Noctourniquet, a term coined by Cedric Bixler-Zavala, vocalist of The Mars Volta, signifies a state of mind. The term refers to a mental means of remedying the turbulent thoughts that accompany night, a way to surf the waves of life brought on by storms of inevitability. Noctourniquet is also the title of The Mars Volta’s sixth full-length studio album—a suiting title when one considers the band’s now settled dispute with Warner-Bro s. Records over the release date and prospective sales of Noctourniquet, which has finally been released as the follow-up , almost three years later, to what some consider the group’s worst album, Octahedron. On Noctourinquet , The Mars Volta’s erratic sound continues to venture into the unknown, once again rejuvenating the face of modern prog-rock in the name of introspective expression. It is the band’s first album without contributions from long time keyboardist Isaiah “Ikey” Owens and guitar virtuoso John Frusciante. Drummer, Deantoni Parks, a former collaborator on guitarist/producer Omar Rodriguez- Lopez’s side project the Omar Rodriguez-Lopez Group, has joined the roster for this production. Over the course of their last five albums, The Mars Volta have recreated themselves time and time again. Each transformation has been derived from Rodriguez-Lopez’s fastidious and experimental production methods. Some albums have featured an amalgam of musicians playing a myriad of supporting instruments (congas, saxophone, and keyboard), increasing those album s’ symphonic dynamism while producing some lucidity amidst the chaos of Rodriguez-Lopez’s free verse guitar and Bixler-Zavala’s brooding lyrics. Other albums feature less instrumentation, distilling the band’s sound into something more reminiscent of Rodriguez-Lopez’s and Bixler Zavala’s previous band, At the Drive-In.
At first listen, Noctourniquet is not outright emblematic of The Mars Volta sound fans have grown accustomed to. However, it does bear their heterogeneous code: melodic vocals, narrative lyrics, wicked guitar phrases and dynamic layering. Unlike Frances the Mute and De-loused i n the Comatorium, Noctourniquet, is not solely vested in a singular bizarre concept nor does it feature the band’s signature lengthy instrumental jams. Noctourniquet is an album that sees Rodriguez-Lopez and his brother Marcel replace the usual cast of secondary musicians with synthesizers and samplers. Rodriguez-Lopez, being the brain trust behind The Mars Volta, abandons his signature, psychedelic six-string discourse, pursuing, instead, a voice rooted in more synthetic sounds.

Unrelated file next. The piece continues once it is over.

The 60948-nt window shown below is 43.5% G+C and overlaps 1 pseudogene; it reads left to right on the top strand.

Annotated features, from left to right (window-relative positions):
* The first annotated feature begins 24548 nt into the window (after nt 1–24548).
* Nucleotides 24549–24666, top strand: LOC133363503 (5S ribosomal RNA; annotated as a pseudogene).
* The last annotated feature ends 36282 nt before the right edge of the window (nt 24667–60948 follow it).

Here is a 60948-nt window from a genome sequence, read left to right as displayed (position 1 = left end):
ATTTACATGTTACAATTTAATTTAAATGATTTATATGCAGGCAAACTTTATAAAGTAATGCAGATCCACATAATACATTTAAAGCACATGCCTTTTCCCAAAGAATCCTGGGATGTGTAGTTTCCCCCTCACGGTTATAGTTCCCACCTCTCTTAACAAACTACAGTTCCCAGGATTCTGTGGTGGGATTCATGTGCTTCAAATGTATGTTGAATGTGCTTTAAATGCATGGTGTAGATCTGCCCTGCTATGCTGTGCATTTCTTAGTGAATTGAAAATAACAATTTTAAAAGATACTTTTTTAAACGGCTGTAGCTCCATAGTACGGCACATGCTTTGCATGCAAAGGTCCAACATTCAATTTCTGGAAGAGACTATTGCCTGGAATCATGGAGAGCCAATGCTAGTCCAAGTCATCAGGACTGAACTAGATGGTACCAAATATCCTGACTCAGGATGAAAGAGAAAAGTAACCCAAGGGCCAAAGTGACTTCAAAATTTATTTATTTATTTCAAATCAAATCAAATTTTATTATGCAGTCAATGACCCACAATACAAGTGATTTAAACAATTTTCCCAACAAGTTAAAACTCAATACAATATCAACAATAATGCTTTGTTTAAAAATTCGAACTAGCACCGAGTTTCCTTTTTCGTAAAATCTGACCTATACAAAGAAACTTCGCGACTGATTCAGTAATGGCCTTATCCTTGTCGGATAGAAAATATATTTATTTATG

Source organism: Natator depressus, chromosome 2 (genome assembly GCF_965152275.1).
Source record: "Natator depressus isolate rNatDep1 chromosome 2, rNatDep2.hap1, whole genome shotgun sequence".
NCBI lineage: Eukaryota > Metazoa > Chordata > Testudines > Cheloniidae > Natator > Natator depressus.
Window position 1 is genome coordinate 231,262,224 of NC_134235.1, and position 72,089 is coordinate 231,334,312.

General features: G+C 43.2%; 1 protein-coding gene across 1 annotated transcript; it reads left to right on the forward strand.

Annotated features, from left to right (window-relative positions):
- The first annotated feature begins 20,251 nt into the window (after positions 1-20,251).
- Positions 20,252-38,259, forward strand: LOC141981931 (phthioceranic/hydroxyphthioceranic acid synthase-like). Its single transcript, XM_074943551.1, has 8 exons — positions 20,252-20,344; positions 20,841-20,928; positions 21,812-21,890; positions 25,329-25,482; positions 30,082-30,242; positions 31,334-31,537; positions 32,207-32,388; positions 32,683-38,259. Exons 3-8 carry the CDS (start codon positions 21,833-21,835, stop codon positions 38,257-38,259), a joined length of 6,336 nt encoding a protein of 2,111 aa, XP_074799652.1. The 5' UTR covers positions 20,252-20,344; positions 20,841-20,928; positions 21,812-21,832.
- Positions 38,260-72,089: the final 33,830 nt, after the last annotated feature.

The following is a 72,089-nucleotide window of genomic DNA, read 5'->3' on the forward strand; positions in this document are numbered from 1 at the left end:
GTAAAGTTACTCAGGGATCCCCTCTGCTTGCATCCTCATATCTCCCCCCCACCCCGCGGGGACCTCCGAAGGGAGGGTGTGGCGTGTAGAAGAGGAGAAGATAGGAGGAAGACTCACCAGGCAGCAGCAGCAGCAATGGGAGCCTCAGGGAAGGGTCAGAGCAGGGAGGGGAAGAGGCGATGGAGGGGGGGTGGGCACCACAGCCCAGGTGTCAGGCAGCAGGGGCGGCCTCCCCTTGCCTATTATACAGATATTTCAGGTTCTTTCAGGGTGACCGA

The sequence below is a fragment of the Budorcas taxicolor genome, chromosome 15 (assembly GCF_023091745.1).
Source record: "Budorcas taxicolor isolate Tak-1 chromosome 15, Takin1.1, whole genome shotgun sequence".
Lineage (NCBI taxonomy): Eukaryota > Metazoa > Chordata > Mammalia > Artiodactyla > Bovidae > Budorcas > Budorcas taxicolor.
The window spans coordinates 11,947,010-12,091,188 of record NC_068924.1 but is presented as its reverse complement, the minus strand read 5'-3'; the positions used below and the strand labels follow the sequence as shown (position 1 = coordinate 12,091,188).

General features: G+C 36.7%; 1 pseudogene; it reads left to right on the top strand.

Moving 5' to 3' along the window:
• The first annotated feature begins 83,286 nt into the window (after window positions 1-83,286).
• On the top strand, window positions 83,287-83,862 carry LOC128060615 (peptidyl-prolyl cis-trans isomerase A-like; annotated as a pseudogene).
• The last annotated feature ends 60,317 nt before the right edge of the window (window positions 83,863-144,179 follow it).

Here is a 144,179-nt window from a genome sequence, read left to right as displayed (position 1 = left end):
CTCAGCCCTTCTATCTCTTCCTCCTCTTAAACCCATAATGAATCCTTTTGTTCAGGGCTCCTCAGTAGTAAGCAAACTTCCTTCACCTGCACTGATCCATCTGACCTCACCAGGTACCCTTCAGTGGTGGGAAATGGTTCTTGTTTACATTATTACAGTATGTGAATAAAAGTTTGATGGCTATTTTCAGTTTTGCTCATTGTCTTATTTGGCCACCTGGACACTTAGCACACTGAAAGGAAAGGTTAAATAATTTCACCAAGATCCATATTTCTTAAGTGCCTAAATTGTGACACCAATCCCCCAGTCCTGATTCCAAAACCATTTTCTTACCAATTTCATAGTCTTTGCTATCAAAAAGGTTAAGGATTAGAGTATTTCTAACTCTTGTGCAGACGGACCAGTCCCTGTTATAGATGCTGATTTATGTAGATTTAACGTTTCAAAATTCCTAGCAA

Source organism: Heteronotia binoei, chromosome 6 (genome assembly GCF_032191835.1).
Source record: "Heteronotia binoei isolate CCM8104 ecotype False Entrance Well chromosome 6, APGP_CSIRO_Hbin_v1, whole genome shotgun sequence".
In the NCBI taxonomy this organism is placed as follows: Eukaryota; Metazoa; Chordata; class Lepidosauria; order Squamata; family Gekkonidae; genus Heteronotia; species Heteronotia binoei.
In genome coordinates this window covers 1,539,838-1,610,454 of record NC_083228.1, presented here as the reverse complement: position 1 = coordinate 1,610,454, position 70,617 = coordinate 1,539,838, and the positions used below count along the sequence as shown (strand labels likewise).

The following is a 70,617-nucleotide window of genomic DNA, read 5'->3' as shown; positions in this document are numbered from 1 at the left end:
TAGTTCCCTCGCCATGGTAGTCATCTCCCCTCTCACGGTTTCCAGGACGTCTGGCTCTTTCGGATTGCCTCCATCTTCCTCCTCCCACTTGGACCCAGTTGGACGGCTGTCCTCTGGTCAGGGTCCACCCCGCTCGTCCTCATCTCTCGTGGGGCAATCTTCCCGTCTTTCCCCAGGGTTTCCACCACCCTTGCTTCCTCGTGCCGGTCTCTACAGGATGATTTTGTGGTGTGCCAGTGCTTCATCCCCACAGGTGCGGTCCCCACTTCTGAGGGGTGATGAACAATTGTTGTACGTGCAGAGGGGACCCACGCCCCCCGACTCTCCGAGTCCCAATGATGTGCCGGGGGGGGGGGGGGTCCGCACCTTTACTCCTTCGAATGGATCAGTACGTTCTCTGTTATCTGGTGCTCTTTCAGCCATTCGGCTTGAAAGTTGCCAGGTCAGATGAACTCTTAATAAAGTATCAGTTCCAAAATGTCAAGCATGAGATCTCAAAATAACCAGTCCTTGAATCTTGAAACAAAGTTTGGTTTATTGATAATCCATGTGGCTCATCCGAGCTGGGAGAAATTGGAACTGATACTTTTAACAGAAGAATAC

The opening track, “The Whip Hand,” has a future-punk feel created by a sinister opening guitar riff that makes way for Bixler-Zavala’s echoing verse and a collection of synthetic rhythms that enter the song at irregular intervals, adding to the chaos. Three-fourths of the way into the track, Bixler-Zavala monotonously shouts “I am a landmine so don’t you step on me,” adding to the song’s militant tone . At times, the album pushes toward a post-hardcore/crowd-rock feel, especially with songs like “Dyslexicon” “Moloch Walker” and “The Malkin Jewel.” Deantoni Park s’ high tempo drum chatter is all over these tracks, filling in any gaps of would be silence. The second half of the album features slower, bluesier songs with beautiful melodic guitar riffs. The synthesizers/organs in “Lapochka,” “Trinkets Pale of Moon,” and “Imago” play less of a commanding role and seek to compliment the sentimental feel created by Bixler-Zavala’s lamenting vocals. My favorite track “In Absentia,” captures the essence of Noctourniquet’s theme and is the quintessential example of synthetic experimentation on this album. The song is heavily indebted to effects, o ne of which makes Bixler-Zavala’s voice sound as if it is being transmitted from beyond the grave. The effect reminds me of Carol calling through the television in Poltergeist. “In Absentia” is crafted into two parts. The first is a sort of requiem told about a boy who is mourning his exile “In Absentia.” The drums and synthesizers are drenched in a heavy, decay-reverb effect, giving the track an otherworldly atmosphere. The second half of the song begins without notice and sounds like a completely new track. The tempo speeds up and the ominous noises morph into a hip-hop drumbeat with bright synthetic rhythms that swoop between the triumphant lyrics sung from the view of the protagonist who has conquered evil and been exalted.
“In Absentia” is about a mock state of mind, the concept behind the term, Noctourniquet. The song gives the word a frame of reference and places the album in a context that suggests turmoil. Noctourniquet’s, shorter, more accessible style is somewhat of a contradiction to what The Mars Volta have always done—finding a way to recreate themselves while staying true to their mission as musicians. That mission, which has always been to celebrate the internal monologue despite fans and corporate labels, has not been easy. Despite this, Noctourniquet celebrates the transience of creation. It is innovative and sonically loaded. Noctourniquet’s tracks are moody and pensive, and overall it displays much of what fans love about The Mars Volta production-wise, while keenly pushing their sound forward through experimentation with synthetic instrumentation.